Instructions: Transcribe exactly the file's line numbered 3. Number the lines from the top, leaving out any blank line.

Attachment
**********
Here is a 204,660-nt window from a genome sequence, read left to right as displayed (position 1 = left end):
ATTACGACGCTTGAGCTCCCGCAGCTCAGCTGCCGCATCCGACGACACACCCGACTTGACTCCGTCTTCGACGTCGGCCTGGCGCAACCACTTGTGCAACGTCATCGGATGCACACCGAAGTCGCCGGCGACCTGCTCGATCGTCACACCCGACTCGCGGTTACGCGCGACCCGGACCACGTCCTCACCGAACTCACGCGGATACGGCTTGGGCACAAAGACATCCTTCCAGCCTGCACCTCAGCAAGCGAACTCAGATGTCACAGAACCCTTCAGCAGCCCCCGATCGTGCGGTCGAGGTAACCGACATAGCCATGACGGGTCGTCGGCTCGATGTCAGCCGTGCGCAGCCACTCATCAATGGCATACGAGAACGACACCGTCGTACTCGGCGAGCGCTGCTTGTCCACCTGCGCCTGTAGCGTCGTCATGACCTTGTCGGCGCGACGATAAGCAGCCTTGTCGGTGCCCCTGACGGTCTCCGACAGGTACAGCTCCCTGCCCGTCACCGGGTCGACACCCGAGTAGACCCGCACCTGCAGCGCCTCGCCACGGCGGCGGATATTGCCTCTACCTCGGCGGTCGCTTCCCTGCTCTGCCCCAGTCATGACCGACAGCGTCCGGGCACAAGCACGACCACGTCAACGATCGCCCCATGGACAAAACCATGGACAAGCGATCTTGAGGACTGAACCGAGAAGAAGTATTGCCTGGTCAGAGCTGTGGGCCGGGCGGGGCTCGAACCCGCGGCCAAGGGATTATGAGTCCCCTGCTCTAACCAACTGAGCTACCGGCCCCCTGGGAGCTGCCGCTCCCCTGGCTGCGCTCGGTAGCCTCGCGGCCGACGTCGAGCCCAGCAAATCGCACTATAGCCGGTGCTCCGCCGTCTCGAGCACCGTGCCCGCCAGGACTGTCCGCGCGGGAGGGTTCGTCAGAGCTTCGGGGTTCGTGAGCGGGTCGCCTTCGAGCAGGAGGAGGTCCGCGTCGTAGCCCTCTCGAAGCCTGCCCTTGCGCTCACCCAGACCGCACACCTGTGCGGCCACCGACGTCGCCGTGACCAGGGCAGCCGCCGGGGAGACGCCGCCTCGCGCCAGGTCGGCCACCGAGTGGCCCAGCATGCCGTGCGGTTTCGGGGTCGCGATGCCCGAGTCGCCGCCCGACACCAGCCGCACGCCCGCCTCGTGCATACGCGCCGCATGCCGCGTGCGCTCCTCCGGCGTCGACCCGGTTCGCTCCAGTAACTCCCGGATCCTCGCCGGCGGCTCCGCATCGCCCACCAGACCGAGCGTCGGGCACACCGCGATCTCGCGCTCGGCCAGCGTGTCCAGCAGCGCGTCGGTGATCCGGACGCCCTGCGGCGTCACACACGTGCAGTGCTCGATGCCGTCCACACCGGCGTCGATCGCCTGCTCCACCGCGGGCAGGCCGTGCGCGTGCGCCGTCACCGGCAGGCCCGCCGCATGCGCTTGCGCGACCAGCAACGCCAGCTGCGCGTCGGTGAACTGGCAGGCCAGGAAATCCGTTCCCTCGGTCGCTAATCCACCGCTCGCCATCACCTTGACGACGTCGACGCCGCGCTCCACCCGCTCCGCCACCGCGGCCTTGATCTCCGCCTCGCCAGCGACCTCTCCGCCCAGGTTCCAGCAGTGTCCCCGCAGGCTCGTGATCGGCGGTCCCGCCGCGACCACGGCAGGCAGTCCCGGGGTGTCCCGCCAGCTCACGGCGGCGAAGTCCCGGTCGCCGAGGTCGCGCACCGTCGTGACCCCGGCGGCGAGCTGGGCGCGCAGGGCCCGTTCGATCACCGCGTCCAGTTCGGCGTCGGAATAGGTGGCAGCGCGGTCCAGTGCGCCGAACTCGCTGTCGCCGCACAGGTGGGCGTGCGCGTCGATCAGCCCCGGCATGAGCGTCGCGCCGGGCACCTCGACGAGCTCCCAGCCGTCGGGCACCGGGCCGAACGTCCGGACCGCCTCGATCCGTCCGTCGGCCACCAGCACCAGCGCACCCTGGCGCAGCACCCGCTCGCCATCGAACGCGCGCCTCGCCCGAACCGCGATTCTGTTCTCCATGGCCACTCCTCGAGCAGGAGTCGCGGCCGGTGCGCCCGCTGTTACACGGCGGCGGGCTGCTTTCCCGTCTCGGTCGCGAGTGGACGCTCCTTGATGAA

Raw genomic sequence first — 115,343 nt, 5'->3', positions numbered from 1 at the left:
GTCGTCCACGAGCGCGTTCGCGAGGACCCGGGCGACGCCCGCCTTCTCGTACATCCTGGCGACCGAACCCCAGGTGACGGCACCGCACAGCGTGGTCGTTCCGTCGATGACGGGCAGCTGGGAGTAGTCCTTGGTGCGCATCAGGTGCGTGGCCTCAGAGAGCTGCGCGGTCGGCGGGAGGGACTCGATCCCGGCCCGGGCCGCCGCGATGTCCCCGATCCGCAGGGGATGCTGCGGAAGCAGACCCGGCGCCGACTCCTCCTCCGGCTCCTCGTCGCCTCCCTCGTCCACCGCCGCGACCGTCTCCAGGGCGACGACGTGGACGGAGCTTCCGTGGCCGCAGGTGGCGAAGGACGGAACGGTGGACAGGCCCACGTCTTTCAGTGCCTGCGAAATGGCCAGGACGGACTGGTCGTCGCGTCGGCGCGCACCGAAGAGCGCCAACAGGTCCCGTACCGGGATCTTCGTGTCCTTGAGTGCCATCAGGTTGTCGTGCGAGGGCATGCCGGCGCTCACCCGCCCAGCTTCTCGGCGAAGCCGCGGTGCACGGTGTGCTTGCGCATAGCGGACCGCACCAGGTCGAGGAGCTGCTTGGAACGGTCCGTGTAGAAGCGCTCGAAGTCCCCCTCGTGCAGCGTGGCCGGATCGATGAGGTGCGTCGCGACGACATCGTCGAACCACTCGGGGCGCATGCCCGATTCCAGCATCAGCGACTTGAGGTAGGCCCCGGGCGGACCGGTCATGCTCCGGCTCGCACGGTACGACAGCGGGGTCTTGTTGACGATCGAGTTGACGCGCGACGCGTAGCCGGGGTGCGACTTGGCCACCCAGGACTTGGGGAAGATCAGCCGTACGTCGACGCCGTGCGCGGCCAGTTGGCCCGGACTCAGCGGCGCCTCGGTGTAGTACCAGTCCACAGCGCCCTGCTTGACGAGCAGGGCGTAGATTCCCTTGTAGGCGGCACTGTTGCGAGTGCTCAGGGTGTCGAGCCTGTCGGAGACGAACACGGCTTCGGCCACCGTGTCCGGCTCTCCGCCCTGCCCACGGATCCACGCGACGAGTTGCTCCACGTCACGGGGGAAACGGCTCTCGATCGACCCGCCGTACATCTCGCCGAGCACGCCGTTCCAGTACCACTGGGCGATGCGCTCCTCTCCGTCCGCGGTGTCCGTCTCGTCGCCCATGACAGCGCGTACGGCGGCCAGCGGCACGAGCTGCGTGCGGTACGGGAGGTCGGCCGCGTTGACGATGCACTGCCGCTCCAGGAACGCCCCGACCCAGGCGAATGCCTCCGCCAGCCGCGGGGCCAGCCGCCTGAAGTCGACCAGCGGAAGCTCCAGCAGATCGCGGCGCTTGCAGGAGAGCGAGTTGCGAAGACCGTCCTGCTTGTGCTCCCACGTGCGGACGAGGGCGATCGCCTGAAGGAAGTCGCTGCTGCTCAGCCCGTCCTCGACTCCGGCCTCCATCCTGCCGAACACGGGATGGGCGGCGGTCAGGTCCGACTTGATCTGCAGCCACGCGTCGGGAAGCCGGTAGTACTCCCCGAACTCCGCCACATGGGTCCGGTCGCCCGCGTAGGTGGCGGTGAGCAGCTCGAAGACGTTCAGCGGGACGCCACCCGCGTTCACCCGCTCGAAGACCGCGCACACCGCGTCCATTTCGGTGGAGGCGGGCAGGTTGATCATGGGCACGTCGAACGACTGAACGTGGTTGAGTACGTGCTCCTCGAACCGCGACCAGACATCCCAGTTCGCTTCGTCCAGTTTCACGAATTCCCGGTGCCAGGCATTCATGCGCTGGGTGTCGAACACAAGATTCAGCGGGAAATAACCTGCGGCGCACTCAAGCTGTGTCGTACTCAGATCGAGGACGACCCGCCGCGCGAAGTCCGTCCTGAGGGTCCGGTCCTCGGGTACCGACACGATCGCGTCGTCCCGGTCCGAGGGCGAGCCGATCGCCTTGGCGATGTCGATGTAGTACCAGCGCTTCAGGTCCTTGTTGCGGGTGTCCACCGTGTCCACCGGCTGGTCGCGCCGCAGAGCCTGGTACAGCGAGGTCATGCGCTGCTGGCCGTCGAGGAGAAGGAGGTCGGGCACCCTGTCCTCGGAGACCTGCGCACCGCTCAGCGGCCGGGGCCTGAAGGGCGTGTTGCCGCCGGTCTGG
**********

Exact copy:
Raw genomic sequence first — 115,343 nt, 5'->3', positions numbered from 1 at the left: